Doctors reported back to the company that the drug didn't last as long as advertised.  The doctors were told to increase the dosage of the time-release formulation and not increase frequency (as the time-release feature was a key part of the patent).

Large doses of time-release drug - that don't last - creates alternating waves of euphoria and pain.  The roller-coaster effect makes the drug far more addictive than if they were just provided constant pain relief (yes many addicts started with legitimate pain).

Then once hooked, it's Dr shopping, then switching to cheaper street drugs...

Edited by Enthalpic
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2 hours ago, Ward Smith said:

So to be clear, his son died of opioid addiction that had as its root the opium poppies raised by the Muslims he frets about being demeaned at the 7 minute mark.

Plain old opium has been around forever and didn't cause anything like this.  

Purdue -a bankrupt US company- created the addiction; then China saw a fentanyl market in all your newly created junkies. https://en.wikipedia.org/wiki/Purdue_Pharma

Edited by Enthalpic
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13 minutes ago, Enthalpic said:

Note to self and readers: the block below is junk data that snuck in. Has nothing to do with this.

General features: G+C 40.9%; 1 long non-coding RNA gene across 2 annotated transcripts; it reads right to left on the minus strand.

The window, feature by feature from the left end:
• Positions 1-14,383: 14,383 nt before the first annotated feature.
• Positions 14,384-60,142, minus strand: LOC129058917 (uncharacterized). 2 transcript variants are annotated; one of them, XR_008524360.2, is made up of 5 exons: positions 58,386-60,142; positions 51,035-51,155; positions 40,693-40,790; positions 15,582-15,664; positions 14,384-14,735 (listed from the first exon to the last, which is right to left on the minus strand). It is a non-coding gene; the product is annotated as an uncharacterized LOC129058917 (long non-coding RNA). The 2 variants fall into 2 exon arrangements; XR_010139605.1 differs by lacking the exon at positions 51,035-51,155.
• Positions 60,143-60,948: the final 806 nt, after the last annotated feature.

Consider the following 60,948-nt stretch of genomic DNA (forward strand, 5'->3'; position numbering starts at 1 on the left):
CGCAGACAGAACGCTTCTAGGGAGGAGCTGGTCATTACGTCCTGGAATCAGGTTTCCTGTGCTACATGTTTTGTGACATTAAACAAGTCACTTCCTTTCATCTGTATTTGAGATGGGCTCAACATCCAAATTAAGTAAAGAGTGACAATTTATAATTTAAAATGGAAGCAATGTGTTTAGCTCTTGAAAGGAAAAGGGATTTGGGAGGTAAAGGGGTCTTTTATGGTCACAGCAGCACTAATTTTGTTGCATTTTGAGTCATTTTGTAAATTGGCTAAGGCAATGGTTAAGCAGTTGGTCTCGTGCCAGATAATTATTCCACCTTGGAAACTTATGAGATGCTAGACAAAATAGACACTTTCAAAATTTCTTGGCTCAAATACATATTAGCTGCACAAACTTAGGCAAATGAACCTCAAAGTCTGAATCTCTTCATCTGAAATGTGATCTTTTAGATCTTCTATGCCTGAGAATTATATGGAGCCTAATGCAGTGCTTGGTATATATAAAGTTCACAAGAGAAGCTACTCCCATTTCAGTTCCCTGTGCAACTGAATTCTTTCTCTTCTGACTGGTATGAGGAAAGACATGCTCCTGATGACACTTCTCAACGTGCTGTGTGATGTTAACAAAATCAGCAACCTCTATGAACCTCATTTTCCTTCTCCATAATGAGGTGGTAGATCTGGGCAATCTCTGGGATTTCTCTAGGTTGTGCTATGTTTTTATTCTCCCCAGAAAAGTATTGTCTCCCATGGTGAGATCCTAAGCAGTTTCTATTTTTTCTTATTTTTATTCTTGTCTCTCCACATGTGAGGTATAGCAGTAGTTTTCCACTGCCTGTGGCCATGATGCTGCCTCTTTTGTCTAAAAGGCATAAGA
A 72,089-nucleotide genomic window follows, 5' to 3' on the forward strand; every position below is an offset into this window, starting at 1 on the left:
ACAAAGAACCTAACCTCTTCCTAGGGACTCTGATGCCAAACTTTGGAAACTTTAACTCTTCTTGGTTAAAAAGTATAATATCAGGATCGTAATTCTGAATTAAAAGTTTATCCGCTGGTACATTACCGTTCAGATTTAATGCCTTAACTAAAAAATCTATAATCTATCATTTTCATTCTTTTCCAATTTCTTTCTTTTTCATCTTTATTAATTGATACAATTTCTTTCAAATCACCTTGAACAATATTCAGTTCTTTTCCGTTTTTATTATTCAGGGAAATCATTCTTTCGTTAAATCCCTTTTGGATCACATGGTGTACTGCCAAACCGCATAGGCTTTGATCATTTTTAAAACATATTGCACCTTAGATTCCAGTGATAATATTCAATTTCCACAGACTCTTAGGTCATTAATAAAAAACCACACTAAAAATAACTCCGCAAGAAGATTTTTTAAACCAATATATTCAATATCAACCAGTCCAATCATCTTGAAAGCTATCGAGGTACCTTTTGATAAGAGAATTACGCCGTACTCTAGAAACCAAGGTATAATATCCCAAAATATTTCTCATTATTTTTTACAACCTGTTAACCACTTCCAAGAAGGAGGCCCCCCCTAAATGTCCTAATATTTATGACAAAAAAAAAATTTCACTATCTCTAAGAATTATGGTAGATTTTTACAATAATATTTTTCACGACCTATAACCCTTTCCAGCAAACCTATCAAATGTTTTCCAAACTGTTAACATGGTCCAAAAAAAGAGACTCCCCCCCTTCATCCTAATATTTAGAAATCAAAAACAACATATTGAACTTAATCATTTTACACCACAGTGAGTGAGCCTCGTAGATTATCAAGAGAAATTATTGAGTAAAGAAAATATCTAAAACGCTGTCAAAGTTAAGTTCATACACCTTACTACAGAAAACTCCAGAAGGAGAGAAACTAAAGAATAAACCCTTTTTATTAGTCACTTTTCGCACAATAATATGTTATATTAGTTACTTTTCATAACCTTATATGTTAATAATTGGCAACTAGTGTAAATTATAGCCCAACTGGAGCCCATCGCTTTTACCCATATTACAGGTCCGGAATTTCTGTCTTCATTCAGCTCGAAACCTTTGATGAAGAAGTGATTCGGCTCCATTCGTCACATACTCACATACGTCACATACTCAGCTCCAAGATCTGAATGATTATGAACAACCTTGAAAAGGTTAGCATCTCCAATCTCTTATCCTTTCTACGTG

The opioid crisis was started by pharmaceutical companies (Purdue) who provided poor prescribing instruction to physicians. 

Patients were put on time-release drugs, but the drugs didn't last as long as the company said they would. 

Doctors reported back to the company that the drug didn't last as long as advertised.  The doctors were told to increase the dosage of the time-release formulation and not increase frequency. 

Large doses of time-release drug - that don't last - creates alternating waves of euphoria and pain.  The roller-coaster coaster effect makes the drug far more addictive than if they were just provided constant pain relief (yes many addicts started with legitimate pain).

Then once hooked, it's Dr shopping, then switching to cheaper street drugs...

 

2018-3-Wave-Lines-Mortality.png

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7 minutes ago, Eyes Wide Open said:

 

2018-3-Wave-Lines-Mortality.png

Those are deaths.  Oxycontin was FDA approved in 1995 and was selling fast by 2000.  Lines up nicely with that graph...